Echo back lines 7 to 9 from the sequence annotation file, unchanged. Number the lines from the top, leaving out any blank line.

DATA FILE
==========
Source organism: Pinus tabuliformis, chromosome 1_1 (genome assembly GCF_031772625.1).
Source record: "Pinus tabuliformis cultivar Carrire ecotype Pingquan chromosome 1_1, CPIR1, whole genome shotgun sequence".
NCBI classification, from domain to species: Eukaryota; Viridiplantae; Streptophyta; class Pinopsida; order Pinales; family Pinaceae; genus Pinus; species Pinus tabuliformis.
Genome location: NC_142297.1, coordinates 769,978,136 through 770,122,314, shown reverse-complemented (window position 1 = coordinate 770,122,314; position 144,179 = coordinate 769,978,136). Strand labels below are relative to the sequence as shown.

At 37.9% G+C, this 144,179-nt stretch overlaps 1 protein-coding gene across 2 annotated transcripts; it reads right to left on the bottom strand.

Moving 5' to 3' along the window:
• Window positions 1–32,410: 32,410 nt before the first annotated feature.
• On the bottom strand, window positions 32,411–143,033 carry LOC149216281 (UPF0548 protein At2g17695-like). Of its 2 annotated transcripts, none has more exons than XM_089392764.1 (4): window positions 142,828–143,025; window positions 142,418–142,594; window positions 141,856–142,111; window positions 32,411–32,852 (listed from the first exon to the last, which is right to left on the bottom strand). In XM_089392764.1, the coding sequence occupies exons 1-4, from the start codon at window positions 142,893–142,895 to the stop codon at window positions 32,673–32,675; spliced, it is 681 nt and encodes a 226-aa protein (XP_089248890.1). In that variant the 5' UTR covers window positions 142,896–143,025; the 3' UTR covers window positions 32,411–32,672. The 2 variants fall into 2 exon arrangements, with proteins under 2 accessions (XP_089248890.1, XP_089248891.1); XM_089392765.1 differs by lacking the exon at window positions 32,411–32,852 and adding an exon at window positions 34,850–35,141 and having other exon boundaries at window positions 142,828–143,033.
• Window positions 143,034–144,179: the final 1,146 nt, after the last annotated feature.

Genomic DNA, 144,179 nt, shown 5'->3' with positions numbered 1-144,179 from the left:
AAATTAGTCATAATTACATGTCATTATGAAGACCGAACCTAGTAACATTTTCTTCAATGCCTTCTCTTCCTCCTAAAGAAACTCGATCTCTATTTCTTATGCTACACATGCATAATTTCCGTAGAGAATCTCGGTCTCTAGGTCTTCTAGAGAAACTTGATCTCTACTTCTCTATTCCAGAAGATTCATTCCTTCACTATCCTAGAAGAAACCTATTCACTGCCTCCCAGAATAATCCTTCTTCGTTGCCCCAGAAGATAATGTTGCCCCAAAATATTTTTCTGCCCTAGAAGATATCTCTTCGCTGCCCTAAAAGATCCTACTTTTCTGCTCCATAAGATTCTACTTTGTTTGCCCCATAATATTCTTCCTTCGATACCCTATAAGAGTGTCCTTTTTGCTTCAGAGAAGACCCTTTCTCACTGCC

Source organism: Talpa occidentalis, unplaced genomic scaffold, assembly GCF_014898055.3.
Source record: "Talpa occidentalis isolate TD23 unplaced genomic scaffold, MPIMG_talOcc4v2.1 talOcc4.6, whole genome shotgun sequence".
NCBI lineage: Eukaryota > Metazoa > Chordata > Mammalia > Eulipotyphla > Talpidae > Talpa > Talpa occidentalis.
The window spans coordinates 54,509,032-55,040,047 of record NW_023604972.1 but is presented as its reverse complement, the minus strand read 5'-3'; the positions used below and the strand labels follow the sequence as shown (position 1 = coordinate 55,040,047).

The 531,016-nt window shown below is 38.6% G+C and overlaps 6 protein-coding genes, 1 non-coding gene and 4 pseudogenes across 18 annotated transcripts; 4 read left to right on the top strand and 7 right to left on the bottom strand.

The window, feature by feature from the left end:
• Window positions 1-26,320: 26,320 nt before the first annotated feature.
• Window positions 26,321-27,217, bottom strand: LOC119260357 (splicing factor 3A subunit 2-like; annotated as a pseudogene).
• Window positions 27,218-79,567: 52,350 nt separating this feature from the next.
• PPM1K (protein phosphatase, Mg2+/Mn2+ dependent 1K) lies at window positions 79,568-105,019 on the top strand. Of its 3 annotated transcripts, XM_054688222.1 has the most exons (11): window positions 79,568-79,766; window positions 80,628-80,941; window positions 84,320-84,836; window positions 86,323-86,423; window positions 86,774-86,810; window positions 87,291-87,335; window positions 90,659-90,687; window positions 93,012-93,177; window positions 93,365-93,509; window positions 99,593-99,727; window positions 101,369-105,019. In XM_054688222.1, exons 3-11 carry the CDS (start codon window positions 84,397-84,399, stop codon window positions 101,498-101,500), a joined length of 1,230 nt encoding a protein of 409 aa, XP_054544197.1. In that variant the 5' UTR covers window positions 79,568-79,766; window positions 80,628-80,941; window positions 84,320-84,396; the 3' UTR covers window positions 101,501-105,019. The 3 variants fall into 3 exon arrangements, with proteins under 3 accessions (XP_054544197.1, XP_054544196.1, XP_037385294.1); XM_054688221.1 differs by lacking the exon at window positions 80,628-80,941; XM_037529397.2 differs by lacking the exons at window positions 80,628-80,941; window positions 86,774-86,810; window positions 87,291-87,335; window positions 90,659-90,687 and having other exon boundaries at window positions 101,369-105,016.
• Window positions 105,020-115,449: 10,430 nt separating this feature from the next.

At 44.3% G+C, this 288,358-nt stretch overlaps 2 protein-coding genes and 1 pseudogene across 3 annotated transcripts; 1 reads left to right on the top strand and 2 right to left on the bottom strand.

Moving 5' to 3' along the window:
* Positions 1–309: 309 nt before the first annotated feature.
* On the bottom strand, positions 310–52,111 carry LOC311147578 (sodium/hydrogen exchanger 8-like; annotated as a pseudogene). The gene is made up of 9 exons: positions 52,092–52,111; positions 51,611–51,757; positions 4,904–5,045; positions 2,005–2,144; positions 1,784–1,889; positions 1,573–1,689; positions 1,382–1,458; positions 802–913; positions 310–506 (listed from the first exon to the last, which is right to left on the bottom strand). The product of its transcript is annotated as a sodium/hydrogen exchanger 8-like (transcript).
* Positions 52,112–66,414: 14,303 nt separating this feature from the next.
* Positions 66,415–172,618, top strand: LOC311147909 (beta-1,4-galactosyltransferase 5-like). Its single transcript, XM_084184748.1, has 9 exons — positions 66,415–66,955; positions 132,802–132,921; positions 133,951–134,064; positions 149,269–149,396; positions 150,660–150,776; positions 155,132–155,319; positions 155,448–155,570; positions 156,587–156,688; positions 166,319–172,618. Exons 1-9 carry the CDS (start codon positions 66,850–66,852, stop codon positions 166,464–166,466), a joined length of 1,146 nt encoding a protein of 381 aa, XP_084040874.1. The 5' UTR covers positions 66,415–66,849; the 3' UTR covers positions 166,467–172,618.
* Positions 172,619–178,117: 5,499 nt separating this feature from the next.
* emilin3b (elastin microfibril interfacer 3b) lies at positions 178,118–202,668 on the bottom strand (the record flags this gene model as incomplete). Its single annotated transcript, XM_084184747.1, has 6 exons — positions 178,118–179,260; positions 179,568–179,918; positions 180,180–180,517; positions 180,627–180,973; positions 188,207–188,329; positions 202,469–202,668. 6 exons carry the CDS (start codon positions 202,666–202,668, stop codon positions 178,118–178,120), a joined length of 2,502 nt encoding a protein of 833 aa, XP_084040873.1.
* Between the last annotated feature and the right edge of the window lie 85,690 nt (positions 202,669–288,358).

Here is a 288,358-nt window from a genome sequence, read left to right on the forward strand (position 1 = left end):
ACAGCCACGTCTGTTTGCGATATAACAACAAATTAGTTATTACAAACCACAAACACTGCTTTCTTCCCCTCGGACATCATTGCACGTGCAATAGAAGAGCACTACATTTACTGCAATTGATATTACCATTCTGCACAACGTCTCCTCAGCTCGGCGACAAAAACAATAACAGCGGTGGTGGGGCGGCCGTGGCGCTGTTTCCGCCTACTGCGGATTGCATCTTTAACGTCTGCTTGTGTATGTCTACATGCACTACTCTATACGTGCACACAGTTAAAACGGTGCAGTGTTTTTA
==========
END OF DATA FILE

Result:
• Window positions 1–32,410: 32,410 nt before the first annotated feature.
• On the bottom strand, window positions 32,411–143,033 carry LOC149216281 (UPF0548 protein At2g17695-like). Of its 2 annotated transcripts, none has more exons than XM_089392764.1 (4): window positions 142,828–143,025; window positions 142,418–142,594; window positions 141,856–142,111; window positions 32,411–32,852 (listed from the first exon to the last, which is right to left on the bottom strand). In XM_089392764.1, the coding sequence occupies exons 1-4, from the start codon at window positions 142,893–142,895 to the stop codon at window positions 32,673–32,675; spliced, it is 681 nt and encodes a 226-aa protein (XP_089248890.1). In that variant the 5' UTR covers window positions 142,896–143,025; the 3' UTR covers window positions 32,411–32,672. The 2 variants fall into 2 exon arrangements, with proteins under 2 accessions (XP_089248890.1, XP_089248891.1); XM_089392765.1 differs by lacking the exon at window positions 32,411–32,852 and adding an exon at window positions 34,850–35,141 and having other exon boundaries at window positions 142,828–143,033.
• Window positions 143,034–144,179: the final 1,146 nt, after the last annotated feature.